The Australian Communications and Media Authority has joined forces with the US Federal Communications Commission to combat unlawful robocalls and caller ID spoofing.
Under a memorandum of understanding (MoU) inked this week, the two communications regulators will work together “more closely” to address cross-border scams.
The MoU [pdf] will see the pair “share intelligence, assist each other in appropriate investigations and coordinate enforcement against cross-border entities”.
It follows the introduction of a new code in December 2020 that requires Australian telcos to detect, trace and block scam calls to phone numbers.
Around 55 million scam calls were blocked in the first four months, with 20 of these ‘Wangri’ – or ‘one ring and drop’ – scam calls, which often originate from an international number.
ACMA chair Nerida O’Loughlin said the new agreement will further strengthen the relationship between the two regulators around unsolicited communications.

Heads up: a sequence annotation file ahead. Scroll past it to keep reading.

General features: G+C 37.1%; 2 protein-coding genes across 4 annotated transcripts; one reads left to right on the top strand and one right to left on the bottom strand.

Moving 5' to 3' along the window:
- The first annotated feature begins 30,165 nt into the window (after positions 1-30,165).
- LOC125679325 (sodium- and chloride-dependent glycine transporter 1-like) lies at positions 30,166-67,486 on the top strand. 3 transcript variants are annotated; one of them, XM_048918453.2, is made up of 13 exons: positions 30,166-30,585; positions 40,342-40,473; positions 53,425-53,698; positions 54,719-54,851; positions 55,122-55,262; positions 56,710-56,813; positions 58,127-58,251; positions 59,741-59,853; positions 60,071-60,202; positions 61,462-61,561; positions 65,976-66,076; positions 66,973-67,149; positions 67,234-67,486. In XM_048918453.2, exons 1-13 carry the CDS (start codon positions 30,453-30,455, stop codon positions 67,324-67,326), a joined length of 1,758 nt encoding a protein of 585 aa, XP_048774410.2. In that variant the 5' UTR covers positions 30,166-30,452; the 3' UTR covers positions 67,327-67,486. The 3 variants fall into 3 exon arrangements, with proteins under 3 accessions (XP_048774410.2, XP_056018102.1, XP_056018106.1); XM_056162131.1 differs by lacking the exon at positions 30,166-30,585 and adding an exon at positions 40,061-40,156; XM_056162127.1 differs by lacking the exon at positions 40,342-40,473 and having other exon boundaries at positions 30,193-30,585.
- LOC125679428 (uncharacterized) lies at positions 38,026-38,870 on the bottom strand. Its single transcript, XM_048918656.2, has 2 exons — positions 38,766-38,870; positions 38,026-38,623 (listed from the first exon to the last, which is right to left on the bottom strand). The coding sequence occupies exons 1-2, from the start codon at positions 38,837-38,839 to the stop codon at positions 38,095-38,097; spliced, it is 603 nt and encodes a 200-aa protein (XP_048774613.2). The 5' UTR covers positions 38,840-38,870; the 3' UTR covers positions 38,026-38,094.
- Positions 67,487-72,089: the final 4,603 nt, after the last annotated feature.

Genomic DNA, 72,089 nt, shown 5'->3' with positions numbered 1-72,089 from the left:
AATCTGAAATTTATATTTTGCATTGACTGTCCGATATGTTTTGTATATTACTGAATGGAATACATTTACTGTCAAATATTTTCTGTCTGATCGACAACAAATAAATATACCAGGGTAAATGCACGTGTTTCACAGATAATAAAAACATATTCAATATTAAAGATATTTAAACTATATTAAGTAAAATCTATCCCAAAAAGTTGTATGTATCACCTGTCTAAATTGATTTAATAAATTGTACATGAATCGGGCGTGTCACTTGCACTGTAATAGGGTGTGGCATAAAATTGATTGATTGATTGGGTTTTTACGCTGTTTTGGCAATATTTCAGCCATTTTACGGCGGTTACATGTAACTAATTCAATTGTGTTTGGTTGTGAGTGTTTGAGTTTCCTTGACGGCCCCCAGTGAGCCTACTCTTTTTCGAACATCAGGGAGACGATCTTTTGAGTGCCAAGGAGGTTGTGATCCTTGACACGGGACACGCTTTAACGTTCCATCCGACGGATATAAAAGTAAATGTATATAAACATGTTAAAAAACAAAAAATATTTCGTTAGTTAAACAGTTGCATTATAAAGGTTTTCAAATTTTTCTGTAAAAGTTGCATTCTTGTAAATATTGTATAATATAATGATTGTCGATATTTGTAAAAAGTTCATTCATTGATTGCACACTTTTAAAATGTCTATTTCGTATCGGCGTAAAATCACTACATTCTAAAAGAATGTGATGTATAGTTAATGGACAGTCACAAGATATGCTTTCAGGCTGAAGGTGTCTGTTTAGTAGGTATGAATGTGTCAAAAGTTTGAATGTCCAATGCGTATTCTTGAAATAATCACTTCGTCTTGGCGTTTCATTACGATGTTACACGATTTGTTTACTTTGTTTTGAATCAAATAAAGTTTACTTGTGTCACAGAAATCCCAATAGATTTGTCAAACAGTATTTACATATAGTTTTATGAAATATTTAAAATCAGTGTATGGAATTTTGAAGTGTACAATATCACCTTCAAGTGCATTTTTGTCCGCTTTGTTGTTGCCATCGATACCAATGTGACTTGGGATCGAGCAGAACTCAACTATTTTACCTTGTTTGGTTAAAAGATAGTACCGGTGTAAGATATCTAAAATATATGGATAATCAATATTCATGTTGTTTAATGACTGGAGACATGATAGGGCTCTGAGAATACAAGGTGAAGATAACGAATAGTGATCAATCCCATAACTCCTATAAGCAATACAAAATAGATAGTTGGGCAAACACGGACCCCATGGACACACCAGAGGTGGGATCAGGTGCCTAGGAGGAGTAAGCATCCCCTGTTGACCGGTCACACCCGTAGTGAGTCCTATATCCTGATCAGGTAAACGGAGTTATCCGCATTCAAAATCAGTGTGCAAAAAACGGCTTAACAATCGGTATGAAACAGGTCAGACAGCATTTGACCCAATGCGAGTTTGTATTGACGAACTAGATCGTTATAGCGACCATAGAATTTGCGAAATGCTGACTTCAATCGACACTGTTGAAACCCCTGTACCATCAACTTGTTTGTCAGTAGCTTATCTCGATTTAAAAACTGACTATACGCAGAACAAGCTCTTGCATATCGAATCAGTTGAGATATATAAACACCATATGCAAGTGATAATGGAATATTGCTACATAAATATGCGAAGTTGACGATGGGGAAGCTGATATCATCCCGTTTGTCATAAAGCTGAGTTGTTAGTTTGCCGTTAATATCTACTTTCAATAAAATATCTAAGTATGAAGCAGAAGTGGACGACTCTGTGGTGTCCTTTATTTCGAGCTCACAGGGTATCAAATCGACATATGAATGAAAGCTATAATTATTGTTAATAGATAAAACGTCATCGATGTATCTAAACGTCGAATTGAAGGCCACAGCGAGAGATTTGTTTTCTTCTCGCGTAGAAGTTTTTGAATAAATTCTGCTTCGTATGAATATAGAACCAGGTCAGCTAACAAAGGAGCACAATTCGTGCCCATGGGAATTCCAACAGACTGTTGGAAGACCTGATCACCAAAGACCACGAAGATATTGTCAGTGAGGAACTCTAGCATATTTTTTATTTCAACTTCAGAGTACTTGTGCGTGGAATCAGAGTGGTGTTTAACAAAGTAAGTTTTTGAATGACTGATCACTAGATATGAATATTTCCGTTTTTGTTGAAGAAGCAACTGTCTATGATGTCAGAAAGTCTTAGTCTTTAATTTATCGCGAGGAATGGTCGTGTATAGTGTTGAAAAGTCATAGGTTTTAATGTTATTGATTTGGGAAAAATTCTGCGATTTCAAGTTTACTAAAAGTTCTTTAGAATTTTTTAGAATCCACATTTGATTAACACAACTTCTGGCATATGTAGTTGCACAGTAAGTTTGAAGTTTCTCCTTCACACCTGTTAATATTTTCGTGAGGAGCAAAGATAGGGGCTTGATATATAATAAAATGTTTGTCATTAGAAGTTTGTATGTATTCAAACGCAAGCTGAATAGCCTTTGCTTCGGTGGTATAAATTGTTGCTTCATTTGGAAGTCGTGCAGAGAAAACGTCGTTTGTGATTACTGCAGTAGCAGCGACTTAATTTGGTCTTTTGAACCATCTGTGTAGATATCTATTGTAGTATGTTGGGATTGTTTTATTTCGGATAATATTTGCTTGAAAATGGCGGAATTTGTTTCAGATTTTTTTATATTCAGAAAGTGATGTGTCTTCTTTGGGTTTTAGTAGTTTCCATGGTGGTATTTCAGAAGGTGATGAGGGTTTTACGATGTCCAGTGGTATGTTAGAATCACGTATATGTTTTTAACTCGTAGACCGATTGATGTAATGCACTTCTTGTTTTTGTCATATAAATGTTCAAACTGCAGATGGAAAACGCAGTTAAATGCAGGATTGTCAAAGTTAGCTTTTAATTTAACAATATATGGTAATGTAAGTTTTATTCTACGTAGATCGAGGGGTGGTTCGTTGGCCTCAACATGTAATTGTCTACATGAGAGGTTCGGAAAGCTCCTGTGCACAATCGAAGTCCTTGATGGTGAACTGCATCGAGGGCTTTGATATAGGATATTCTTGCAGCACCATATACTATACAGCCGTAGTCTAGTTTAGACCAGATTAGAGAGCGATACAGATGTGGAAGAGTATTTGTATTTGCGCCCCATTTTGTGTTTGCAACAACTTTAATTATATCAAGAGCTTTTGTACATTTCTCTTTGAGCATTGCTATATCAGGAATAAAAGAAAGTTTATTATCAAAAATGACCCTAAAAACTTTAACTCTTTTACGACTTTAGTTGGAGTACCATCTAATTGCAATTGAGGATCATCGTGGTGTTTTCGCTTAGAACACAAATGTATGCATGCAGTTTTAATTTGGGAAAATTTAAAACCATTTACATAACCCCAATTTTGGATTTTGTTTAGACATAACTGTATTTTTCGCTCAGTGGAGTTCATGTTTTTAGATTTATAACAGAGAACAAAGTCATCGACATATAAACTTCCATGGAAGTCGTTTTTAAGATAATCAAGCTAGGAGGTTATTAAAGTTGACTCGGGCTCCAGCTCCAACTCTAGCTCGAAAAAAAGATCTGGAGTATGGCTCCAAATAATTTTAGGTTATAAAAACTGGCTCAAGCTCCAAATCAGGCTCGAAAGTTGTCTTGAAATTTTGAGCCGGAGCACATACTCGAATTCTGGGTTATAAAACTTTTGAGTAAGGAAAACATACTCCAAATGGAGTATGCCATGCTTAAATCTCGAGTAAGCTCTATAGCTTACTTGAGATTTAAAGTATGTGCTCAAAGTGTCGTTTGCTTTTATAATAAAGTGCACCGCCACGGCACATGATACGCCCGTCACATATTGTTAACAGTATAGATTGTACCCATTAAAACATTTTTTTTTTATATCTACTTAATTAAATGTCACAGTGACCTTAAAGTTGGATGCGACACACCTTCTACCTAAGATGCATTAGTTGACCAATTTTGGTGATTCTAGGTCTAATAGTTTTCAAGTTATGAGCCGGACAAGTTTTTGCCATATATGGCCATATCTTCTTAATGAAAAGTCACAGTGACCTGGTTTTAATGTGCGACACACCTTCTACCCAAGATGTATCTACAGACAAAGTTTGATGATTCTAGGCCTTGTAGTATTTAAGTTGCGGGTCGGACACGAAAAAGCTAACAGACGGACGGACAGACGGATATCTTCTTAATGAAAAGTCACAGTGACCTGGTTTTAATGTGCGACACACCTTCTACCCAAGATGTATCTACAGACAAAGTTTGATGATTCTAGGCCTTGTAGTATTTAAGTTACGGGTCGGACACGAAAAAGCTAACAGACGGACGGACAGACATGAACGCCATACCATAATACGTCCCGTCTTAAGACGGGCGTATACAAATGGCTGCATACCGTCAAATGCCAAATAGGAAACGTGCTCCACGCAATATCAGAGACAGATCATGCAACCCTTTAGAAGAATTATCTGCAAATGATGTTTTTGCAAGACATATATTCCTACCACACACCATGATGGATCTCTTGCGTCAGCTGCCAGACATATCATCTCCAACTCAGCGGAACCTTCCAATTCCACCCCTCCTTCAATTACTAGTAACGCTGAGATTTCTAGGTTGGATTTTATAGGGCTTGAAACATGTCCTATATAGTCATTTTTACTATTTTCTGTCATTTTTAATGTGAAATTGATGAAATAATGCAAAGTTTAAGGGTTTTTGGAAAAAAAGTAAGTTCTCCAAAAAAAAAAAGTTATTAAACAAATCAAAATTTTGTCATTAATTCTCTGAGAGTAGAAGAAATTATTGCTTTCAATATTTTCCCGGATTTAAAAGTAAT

“Scam activity has significant social and economic impact on consumers, with the scale and sophistication of malicious activity increasing,” she said in a statement.
“This agreement will see us working closer with our American counterparts to crack down on unsolicited communications in instances where cross-border issues are involved.”
FCC acting chairwoman Jessica Rosenworcel added that the global nature of robocall scams called for global commitment and cooperation.
“With these irritating calls coming from near and far, we need international cooperation, information sharing, and enforcement to address this matter,” she said.
“I want to thank our Australian friends for working with us on this agreement.
“By joining together we can help get these scammers off of our networks and protect consumers and businesses around the world.”
According to Australian Competition and Consumer Commission Scamwatch data, Australians lost more than $48 million to scam calls in 2020.